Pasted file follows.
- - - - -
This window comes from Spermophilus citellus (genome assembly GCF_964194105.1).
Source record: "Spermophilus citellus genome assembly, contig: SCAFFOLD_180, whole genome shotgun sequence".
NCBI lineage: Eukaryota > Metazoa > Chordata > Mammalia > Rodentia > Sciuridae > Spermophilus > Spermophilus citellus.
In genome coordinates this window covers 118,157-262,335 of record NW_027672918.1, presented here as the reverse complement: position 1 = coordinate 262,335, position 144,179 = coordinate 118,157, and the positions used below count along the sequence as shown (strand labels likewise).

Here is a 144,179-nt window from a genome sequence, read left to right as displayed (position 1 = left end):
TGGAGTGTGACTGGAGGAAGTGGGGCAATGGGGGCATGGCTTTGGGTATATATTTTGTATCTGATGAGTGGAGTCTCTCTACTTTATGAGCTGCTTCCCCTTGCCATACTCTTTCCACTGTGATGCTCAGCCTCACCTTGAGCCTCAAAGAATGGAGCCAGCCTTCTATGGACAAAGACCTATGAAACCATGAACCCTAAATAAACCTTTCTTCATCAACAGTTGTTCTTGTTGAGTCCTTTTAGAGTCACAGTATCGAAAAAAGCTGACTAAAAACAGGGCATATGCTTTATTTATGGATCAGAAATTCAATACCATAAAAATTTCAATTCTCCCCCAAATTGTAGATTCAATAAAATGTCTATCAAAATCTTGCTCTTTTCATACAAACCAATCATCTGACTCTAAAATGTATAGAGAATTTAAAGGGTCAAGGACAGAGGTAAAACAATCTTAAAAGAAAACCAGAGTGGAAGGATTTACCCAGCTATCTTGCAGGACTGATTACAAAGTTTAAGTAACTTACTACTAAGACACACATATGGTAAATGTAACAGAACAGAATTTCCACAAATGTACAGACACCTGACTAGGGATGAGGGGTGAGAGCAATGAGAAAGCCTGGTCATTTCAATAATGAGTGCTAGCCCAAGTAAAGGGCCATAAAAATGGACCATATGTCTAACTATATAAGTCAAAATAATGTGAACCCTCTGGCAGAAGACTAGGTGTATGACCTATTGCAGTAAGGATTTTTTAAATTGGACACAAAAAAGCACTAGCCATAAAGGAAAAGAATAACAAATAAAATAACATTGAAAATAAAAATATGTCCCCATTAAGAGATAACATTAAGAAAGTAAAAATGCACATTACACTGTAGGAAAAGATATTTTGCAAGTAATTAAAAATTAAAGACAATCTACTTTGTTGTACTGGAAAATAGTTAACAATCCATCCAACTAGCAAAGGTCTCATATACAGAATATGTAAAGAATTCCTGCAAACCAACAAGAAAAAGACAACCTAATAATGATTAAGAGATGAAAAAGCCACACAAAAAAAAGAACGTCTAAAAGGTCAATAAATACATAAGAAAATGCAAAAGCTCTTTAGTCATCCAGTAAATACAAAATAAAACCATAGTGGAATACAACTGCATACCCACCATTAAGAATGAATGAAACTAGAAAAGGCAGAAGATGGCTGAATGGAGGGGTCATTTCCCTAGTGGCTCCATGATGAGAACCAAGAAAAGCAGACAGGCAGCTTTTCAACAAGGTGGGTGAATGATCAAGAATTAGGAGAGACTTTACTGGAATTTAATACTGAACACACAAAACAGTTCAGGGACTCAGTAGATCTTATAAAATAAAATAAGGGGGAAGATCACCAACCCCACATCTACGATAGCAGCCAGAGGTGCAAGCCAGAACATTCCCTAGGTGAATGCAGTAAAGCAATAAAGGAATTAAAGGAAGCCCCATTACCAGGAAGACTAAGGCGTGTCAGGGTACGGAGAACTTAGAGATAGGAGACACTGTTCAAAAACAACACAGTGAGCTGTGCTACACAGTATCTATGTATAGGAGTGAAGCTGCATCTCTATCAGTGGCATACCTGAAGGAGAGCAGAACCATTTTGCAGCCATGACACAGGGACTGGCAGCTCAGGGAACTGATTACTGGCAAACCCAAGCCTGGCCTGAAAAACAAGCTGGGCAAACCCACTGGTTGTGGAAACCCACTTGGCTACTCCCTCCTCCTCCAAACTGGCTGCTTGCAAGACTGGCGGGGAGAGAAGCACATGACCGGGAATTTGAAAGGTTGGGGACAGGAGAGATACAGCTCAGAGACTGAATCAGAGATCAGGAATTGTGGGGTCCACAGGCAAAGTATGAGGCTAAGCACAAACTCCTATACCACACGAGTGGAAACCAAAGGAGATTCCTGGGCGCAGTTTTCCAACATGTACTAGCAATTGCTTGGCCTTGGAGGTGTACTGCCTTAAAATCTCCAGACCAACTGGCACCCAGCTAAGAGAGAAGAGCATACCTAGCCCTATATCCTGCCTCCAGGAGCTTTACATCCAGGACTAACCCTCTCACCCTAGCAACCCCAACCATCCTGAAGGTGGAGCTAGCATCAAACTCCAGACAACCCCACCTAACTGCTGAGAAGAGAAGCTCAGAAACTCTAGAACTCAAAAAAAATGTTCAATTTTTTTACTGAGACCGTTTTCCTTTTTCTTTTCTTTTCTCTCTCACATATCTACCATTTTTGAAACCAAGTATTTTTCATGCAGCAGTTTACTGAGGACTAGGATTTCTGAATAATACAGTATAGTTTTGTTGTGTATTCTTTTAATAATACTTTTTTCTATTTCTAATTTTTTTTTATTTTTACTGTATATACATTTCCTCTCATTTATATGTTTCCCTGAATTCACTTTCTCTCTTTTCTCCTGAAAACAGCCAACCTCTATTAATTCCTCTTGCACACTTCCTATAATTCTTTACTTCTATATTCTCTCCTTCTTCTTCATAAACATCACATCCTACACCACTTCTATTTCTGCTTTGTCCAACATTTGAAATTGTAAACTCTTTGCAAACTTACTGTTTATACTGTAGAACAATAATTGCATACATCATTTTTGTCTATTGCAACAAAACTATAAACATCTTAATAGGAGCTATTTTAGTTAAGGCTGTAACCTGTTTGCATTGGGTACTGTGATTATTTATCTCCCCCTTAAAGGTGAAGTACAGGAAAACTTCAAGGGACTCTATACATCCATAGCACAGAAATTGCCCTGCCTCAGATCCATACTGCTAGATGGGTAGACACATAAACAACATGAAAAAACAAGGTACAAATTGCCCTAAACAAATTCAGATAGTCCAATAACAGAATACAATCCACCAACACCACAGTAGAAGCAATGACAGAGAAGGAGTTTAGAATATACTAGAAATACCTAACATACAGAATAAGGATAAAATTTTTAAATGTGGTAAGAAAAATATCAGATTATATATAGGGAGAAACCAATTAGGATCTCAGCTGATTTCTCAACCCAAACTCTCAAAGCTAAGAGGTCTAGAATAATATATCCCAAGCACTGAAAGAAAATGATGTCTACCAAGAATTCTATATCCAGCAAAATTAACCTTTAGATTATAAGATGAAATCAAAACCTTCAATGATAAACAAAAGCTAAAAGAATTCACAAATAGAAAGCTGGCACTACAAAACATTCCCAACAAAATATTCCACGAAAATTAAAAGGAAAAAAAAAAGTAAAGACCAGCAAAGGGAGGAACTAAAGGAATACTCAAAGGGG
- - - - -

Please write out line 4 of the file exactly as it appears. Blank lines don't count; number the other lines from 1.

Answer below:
In genome coordinates this window covers 118,157-262,335 of record NW_027672918.1, presented here as the reverse complement: position 1 = coordinate 262,335, position 144,179 = coordinate 118,157, and the positions used below count along the sequence as shown (strand labels likewise).